Tim, 60 “Do the Work”

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ContributorTim, 60Read Full Bio


Tim, 60, is a very active married man with three grown up children as well as two grandchildren with another on the way. Tim’s back problems started after a mountain biking accident years ago, which ultimately lead to him having a microdiscectomy. He got a number of years of relieve from that only to have recurring pain almost twenty years later that crippled him to the point where lumbar fusion was his only choice. He talks how the changes in technology have made these surgeries so much different after he spent over a week in the hospital with his first surgery and then less than three days for his more complicated lumbar fusion operation.

  • The Journey
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ContributorDr. Robert G. Watkins IV, MD, Orthopedic SurgeonRead Full Bio


Robert Watkins IV, M.D., is co-director of Marina Spine Center and Chairman of the Surgery Department at Marina Del Rey Hospital. Dr. Watkins is a board-certified orthopedic spine surgeon, specializing in minimally invasive spine surgery, computer-assisted surgery, spinal-deformity treatment, and disc replacement. Dr. Watkins earned his medical degree at the University of Southern California’s Keck School of Medicine and completed his residency in orthopedic surgery at the L.A. County/USC General Hospital. He then worked as a traveling fellow in Europe, specializing in artificial-disc replacement and scoliosis surgery. Over the past decade, he has lectured on spine issues to doctors, patient groups, athletic trainers, and physical therapists; led research teams that have published studies; and taught surgeons on specialized techniques. He is the spine consultant to many Los Angeles sports teams, and has treated professional, college, and high school athletes from all over the country.

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Tim, 60, is a very active married man with three grown up children as well as two grandchildren with another on the way. Tim’s back problems started after a mountain biking accident years ago, which ultimately lead to him having a microdiscectomy. He got a number of years of relieve from that only to have recurring pain almost twenty years later that crippled him to the point where lumbar fusion was his only choice. He talks how the changes in technology have made these surgeries so much different after he spent over a week in the hospital with his first surgery and then less than three days for his more complicated lumbar fusion operation.

My name is Tim, and I'm a few months short of my 60th birthday. I've been married for almost 35 years. I have three sons, two daughters-in-law, and three and a half grandchildren. I've worked most of my life in a desk job in the financial industry.

So, my back pain journey really started with a bicycle accident that I had in the early '90s. I was up in the San Gabriel Mountains with a couple of friends riding on mountain bikes, and I unfortunately sort of hit a part of the trail wrong and sort of fell the wrong direction, then started falling down the cliff. Fortunately, I had a helmet on. At one point in time, kind of went airborne, and finally sort of landed at the bottom. And I was fortunate at that point in time that I didn't really have any really bad injuries. I didn't have a broken bone or anything like that, and I remember sort of lying there at the bottom sort of feeling, especially around my legs, just sort of making sure that there wasn't something going on that I couldn't feel yet, and the other two guys were kind of looking down from up above, I think sort of wondering what they were gonna tell my wife because they thought they just killed me.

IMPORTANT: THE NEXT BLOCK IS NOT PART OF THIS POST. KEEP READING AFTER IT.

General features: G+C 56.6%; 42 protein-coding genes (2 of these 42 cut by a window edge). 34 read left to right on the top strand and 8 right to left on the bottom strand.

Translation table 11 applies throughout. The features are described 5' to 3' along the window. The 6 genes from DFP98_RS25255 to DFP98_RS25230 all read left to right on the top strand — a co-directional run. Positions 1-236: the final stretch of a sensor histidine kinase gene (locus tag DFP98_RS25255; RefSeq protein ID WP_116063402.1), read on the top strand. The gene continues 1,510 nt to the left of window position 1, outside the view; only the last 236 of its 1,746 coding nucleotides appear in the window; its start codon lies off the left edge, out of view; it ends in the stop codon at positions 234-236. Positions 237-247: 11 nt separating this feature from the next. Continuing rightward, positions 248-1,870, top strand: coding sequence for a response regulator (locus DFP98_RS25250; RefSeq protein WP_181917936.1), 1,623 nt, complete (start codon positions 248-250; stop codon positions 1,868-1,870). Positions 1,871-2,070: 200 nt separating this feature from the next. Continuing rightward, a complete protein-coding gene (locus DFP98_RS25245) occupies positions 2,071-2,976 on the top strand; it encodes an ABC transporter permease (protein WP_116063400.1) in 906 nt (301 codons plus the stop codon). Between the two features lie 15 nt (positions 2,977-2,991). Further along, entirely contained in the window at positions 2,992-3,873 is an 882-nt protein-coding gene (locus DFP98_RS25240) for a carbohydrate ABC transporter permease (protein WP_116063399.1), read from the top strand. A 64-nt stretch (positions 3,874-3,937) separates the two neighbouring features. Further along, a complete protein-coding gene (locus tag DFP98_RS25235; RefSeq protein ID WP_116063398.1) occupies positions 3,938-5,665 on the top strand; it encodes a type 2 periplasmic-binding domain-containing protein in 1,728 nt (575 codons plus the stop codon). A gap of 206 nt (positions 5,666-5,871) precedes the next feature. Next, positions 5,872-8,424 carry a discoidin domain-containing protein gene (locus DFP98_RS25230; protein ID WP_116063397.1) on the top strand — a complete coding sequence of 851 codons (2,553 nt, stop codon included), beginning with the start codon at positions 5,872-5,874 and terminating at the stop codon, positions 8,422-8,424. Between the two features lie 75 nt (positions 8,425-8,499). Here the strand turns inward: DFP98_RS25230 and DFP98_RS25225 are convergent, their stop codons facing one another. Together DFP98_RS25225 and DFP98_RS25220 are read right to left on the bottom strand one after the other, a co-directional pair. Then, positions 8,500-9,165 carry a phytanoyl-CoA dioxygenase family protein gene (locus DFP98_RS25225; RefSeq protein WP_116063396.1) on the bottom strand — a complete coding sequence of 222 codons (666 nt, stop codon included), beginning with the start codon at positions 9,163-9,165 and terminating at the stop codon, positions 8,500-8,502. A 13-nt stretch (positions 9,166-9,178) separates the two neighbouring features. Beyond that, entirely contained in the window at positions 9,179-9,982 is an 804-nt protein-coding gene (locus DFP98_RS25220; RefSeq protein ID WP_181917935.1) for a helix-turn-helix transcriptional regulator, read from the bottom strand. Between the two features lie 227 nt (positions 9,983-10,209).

I was all right and I kind of was able to sit up a little bit and get going, and one of the guys hiked down and we hiked back up. I sort of sat down on a park bench while they moved the car and were putting the bikes on the car. It was more difficult to walk the 10 feet from the bench to the car than it had the probably two or three miles of that hike back out.

It was several months later that I had an episode where I was doing something very simple and I was watering some plants and I was holding a pot, and I sneezed. And suddenly just this incredible pain down from my lower back right down into my leg happened. That sort of classic sciatica. Intense, debilitating pain. Kinda did the typical male thing, "Come on. This can't be that bad," sort of deal, and went and saw a doctor.
They did tests and took pictures and all that kinda stuff, and basically I remember him showing me the bulge in my disc. The L5-S1. And it was just basically rubbing against that nerve. So, at the time, he tried treatments - steroids, that sort of thing. It helped but it really wasn't doing the trick, and they finally said, "You know, well, there's a surgery that we can do."

I think going into that first back surgery is the first time I had ever had surgery. It was really almost the first time I'd really even been in a hospital, and so, it was a little bit scary from that standpoint. This was, I think, around '92 or '93, and I ended up being in the hospital for about a week, which, in the hindsight, seemed like a really long time.

Having surgery like that was scary, but at the same time, I was being told that this pain was gonna go away, and I was at a point where I was sorta saying to myself, "Anything to have this pain go away." I had the laminectomy surgery, and that was a successful surgery. It took the pain away, and for a period of time every once in a while it would kinda creep back into my life, and we were able to address the pain mostly with steroid treatments, and were able to kind of get it back under control.